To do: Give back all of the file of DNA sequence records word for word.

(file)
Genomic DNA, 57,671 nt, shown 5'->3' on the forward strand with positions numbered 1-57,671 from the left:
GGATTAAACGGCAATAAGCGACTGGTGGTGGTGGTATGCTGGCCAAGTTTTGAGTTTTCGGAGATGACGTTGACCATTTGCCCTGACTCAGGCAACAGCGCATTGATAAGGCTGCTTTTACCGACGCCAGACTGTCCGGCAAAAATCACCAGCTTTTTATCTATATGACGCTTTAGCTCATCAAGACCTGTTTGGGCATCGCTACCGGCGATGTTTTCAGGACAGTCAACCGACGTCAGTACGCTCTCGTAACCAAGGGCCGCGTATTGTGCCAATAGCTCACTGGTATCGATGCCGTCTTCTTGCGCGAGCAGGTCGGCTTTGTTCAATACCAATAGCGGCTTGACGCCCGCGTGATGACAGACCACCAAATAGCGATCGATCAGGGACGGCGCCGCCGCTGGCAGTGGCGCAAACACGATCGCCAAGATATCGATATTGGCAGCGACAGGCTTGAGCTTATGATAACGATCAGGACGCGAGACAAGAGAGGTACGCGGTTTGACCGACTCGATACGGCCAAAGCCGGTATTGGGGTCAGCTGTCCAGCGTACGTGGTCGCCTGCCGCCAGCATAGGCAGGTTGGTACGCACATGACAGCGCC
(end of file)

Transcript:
Genomic DNA, 57,671 nt, shown 5'->3' on the forward strand with positions numbered 1-57,671 from the left:
GGATTAAACGGCAATAAGCGACTGGTGGTGGTGGTATGCTGGCCAAGTTTTGAGTTTTCGGAGATGACGTTGACCATTTGCCCTGACTCAGGCAACAGCGCATTGATAAGGCTGCTTTTACCGACGCCAGACTGTCCGGCAAAAATCACCAGCTTTTTATCTATATGACGCTTTAGCTCATCAAGACCTGTTTGGGCATCGCTACCGGCGATGTTTTCAGGACAGTCAACCGACGTCAGTACGCTCTCGTAACCAAGGGCCGCGTATTGTGCCAATAGCTCACTGGTATCGATGCCGTCTTCTTGCGCGAGCAGGTCGGCTTTGTTCAATACCAATAGCGGCTTGACGCCCGCGTGATGACAGACCACCAAATAGCGATCGATCAGGGACGGCGCCGCCGCTGGCAGTGGCGCAAACACGATCGCCAAGATATCGATATTGGCAGCGACAGGCTTGAGCTTATGATAACGATCAGGACGCGAGACAAGAGAGGTACGCGGTTTGACCGACTCGATACGGCCAAAGCCGGTATTGGGGTCAGCTGTCCAGCGTACGTGGTCGCCTGCCGCCAGCATAGGCAGGTTGGTACGCACATGACAGCGCC